Many recycling centers do not accept hazardous wastes commonly found around the home, such as car batteries, paints and oven cleaners. But with a little extra effort, those products can be recycled too--or at least disposed of properly.
Several government agencies hold periodic hazardous waste roundups, where household wastes of all types are collected free of charge. The County Sanitation Districts has tentatively scheduled its next roundup on Oct. 20 at Hollywood Park in Inglewood. For more information, call (213) 908-4286.
The city of Los Angeles also sponsors roundups, although none is currently scheduled. To get on the city's mailing list for announcements about upcoming collections, call (213) 237-1634. Contact your local city government for more information about roundups in other cities.
The publishers of "The Recycler's Handbook: Simple Things You Can Do," which is scheduled to be in bookstores Nov. 15, make suggestions about how best to handle household wastes that are difficult to recycle. The book can be obtained by sending $4.95 plus tax and a $1 shipping fee to The EarthWorks Group, 1400 Shattuck Ave., 25, Berkeley, CA 94709, or by calling (415) 841-5866.
Among the recommendations:
* Batteries--If a service station changes your battery, check to make sure it will be recycled. If you replace your own battery, buy the new one from a retailer who will recycle the old one. If you cannot find someone to recycle an old battery, take it to a hazardous waste facility or to a hazardous waste roundup. Do not store old batteries for any length of time in your garage or house.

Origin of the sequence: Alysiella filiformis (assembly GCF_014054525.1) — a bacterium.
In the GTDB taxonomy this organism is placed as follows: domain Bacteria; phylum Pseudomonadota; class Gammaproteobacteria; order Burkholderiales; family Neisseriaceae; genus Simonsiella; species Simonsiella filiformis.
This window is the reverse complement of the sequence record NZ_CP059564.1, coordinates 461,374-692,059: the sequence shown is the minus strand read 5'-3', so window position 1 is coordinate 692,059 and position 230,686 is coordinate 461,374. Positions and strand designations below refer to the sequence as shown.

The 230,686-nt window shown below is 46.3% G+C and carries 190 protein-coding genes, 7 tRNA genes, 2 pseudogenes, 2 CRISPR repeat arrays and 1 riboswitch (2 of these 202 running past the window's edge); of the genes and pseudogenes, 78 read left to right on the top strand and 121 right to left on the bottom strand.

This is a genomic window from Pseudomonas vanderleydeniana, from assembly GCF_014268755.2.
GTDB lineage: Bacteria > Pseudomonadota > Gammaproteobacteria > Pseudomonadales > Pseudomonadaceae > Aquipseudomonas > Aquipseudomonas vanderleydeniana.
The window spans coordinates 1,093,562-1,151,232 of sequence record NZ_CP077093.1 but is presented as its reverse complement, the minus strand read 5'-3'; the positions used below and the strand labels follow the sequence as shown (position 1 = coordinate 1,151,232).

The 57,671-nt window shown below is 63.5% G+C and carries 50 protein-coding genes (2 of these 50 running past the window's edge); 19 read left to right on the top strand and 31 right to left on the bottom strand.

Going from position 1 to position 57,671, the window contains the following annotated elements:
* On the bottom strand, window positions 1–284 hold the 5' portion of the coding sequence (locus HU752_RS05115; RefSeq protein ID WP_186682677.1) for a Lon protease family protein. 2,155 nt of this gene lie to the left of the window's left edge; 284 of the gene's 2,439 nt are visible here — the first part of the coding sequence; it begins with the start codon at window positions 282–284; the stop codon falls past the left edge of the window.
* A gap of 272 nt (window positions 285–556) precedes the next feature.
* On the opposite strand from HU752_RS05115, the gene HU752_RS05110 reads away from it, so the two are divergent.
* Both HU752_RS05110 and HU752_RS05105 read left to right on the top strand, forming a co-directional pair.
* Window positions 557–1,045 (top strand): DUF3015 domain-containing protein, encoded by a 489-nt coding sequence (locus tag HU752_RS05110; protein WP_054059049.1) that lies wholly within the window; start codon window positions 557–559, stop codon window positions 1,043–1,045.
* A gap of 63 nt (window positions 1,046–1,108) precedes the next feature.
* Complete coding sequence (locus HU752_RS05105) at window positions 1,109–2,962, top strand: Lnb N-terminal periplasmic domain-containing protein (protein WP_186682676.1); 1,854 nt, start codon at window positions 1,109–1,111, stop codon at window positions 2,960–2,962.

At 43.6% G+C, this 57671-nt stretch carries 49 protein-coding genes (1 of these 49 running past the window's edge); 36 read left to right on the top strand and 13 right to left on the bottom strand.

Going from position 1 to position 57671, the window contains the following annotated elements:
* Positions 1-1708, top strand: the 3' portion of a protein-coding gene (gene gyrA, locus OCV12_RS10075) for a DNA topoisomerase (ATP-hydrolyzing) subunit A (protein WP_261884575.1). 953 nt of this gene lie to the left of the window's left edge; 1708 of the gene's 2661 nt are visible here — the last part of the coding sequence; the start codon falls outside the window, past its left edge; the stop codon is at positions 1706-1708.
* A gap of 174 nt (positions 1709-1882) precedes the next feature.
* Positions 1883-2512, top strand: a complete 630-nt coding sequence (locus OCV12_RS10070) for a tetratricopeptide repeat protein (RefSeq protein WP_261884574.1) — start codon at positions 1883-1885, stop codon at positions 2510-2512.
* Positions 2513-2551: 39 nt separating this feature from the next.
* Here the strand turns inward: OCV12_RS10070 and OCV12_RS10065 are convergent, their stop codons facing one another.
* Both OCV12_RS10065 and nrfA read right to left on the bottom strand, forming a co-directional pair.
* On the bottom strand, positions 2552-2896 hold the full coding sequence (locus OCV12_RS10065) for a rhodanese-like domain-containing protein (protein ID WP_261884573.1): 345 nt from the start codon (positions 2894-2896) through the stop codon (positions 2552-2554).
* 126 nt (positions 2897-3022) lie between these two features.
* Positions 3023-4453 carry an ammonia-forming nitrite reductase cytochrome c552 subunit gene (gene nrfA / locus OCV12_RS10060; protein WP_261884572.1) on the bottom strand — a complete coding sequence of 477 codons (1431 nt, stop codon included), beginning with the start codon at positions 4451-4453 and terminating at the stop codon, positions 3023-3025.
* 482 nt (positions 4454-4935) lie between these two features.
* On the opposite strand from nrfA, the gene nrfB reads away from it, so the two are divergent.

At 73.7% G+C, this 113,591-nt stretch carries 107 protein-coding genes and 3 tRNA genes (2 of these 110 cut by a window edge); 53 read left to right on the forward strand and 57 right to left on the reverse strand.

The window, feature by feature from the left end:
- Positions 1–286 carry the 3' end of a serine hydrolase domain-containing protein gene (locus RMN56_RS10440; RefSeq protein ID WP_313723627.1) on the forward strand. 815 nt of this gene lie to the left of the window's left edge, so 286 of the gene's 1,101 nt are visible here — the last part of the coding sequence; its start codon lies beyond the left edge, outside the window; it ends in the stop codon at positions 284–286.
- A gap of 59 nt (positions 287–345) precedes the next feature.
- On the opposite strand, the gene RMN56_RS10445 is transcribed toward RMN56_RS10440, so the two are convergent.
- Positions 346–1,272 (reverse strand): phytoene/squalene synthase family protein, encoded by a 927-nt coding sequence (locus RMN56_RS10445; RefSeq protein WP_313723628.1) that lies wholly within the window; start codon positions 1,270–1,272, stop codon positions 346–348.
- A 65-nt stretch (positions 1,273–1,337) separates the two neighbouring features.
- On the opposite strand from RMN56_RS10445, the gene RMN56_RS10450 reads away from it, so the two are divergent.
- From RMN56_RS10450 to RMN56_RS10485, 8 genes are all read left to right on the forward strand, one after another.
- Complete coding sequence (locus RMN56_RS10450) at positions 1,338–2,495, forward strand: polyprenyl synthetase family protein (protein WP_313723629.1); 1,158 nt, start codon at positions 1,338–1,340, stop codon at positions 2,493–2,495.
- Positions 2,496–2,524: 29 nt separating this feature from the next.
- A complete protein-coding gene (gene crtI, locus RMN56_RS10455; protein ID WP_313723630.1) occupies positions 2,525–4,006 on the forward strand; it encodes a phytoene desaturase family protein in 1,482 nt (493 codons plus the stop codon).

* Motor Oil--If a service station changes your oil, check to make sure it will be recycled. If not, take your car elsewhere. If you change your own oil, store it in a screw-cap container that will not leak, such as a plastic milk jug, or use a recycling kit available in hardware and automotive stores. Avoid spilling oil on the ground, where it will leak into the ground water or wash into storm drains--and eventually go into the ocean. Take old oil to collection sites at service stations and garages or to a hazardous waste facility or roundup.
* Paint--If old latex paints still look fresh, mix them together and use them as a primer. Some communities have paint exchange programs, where people bring reusable paint to trade or give away. Check with your city government. Unusable paint should be disposed of at a hazardous waste facility or roundup.
* Paint Thinner--Put used thinner in a jar. After it settles, reuse the clean thinner on top, and let the sediment sink to the bottom. When enough sediment accumulates, dispose of it at a hazardous waste facility or roundup.
* Household Products--The EPA estimates that 25% of hazardous wastes come from homes. The culprits include lighter fluid, pesticides, furniture polish, nail polish, nail polish remover, drain openers, scouring powders, oven and toilet bowl cleaners, caulk, mothballs and adhesives. Give unneeded products to neighbors or friends who could use them, or properly store and label them for future use. Otherwise take them to a hazardous waste facility or roundup.